18 Jan 2016

A nice day for a WeBs count.

It wasn't a spectacular WeBs count but it produced some nice birds! With an early tide I knew I had to leave the foreshore in the dark by 07.30 am at the latest. As it happened I couldn't sleep so made my way across to the island at around 05.30 and sat listening to the waders moving around me in the dark.

As dawn broke Cormorants started flighting out to the open sea from their roost further up the estuary. In 1 hour between 08.00 and 09.00 I counted over 1,800 birds. As the tide flooded wader numbers started building up on Middle Eye with Oystercatchers and Curlew being the dominant birds. The leucistic Oystercatcher photographed on the 14th December by Pete Antrobus was again present. Niffy Bay held a good number of Turnstones with a minimum of 114 roosting on Lion Rock - including the old faithful colour ringed bird from 2008/9 season.

Its hard to imagine how many miles this little bird might have flown in its life backwards and forwards from its Arctic breeding ground to faithfully return to Hilbre for the last 6 or 7 years.

A seawatch was productive with a male Long-tailed Duck picked up sat on the sea with a small flock of Common Scoter but there were very few divers or grebes.

Three duck picked up flying directly towards me from the wind farm ditched in to the sea and were identified as Scaup. They quickly took off again and flew down the west side of Hilbre allowing some photos to be taken.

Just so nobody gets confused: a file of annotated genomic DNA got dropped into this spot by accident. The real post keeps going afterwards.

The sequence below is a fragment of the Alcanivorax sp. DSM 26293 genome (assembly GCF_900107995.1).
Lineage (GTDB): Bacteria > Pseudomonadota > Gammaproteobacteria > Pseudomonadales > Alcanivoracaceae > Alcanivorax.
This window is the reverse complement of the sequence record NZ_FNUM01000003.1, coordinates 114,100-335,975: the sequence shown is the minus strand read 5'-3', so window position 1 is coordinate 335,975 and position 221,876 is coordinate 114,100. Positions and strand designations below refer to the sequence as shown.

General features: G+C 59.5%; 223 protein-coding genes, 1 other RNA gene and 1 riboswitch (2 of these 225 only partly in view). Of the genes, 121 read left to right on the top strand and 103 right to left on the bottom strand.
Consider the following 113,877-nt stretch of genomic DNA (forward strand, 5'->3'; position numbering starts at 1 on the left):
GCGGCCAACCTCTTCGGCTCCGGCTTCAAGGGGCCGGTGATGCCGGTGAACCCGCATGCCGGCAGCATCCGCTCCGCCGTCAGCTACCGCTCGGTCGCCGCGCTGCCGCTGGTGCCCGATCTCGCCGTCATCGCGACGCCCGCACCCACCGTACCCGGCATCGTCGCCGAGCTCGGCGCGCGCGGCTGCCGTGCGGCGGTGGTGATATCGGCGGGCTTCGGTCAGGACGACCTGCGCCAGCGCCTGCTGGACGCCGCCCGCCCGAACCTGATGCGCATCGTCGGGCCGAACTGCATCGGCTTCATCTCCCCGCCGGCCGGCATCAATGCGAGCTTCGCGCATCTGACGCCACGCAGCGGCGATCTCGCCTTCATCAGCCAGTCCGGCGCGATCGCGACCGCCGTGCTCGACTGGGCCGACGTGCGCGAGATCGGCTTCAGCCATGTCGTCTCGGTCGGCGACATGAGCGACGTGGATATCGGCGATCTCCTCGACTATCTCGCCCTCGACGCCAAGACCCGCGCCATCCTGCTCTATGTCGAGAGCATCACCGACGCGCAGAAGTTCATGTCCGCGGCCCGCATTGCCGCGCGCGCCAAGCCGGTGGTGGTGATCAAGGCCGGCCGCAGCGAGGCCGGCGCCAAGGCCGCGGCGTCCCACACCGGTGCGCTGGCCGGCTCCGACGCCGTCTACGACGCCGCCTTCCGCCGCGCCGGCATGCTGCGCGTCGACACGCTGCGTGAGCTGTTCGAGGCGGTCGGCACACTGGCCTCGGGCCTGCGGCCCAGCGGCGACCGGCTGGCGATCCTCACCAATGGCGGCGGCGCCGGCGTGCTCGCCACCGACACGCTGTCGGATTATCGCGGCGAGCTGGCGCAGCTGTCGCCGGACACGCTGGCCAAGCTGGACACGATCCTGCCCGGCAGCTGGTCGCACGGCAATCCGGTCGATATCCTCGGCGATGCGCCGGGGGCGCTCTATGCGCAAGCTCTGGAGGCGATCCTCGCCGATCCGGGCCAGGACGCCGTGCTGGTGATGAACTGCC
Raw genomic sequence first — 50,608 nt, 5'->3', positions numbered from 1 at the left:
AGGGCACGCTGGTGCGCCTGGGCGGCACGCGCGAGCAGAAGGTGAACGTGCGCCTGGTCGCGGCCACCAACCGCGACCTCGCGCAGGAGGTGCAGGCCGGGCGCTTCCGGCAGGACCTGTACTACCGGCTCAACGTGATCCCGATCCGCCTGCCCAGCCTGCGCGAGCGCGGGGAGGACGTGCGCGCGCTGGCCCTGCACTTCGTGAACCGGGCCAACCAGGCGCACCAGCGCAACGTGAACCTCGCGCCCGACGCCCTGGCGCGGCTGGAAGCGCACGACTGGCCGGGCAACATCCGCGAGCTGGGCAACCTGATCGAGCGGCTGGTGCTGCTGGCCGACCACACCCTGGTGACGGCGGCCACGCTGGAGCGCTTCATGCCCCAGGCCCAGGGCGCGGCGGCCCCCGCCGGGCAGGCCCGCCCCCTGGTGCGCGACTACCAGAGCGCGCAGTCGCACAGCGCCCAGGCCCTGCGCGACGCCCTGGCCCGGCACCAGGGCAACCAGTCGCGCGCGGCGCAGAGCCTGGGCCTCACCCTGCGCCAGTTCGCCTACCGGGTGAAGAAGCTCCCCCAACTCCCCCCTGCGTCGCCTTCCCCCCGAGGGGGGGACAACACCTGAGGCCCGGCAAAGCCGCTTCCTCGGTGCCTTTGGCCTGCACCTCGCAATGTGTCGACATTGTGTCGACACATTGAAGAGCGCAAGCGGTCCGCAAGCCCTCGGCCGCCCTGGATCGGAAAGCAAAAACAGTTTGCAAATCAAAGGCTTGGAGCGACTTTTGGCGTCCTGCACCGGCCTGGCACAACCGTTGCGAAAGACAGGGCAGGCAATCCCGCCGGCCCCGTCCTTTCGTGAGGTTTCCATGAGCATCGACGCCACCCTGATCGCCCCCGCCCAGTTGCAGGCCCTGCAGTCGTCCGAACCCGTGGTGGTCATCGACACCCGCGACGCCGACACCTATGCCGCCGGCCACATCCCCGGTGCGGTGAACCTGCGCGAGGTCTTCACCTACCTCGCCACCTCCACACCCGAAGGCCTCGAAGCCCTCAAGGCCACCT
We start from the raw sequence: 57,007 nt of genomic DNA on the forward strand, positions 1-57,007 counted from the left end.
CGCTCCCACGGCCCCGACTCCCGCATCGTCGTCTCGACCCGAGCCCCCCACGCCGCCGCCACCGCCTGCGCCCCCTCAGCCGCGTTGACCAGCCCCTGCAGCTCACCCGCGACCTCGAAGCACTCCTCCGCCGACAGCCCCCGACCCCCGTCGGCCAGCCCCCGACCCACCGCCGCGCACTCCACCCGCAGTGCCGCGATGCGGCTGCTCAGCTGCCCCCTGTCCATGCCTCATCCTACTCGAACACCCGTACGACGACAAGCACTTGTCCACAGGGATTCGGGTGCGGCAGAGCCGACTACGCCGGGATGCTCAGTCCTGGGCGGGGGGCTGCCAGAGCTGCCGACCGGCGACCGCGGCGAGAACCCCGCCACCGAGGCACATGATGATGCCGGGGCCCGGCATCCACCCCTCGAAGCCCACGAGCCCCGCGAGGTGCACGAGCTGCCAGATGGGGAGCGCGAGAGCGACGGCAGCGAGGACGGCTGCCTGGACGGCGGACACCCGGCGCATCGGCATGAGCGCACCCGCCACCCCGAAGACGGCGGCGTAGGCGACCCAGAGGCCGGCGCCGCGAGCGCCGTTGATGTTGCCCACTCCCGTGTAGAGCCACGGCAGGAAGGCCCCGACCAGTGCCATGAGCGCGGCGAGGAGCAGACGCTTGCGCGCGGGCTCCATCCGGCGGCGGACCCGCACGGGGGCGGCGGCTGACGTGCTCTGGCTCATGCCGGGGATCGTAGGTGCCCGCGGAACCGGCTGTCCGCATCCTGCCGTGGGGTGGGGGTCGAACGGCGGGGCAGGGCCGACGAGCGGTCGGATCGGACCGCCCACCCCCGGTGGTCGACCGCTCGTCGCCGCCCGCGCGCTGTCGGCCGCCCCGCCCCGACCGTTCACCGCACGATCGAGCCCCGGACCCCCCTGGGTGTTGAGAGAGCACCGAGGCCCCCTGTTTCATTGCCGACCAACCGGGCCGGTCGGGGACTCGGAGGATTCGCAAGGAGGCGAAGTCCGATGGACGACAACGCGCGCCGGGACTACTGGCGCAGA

Once relatively common off the Wirral they've now become increasingly scarce. I remember vising the area, whilst at Manchester University, to see flocks of several hundred Scaup.

A small group of Brent Geese roosted over the high tide at the south and for some reason the Brents were well scattered so a proper count wasn't possible.

As the tide ebbed waders started leaving their roosts and three Purple Sandpipers were counted at the north end along with a handful of Redshanks.

With the weather forecast turning colder in the next week or so perhaps we'll get a few scarcer sea ducks moving down from the north?

As I was leaving there was just time to catch up with the long staying Great-northern Diver on West Kirby marine lake. This bird is showing really well on occasions as it sticks mainly to the north end of the lake fishing for crabs.

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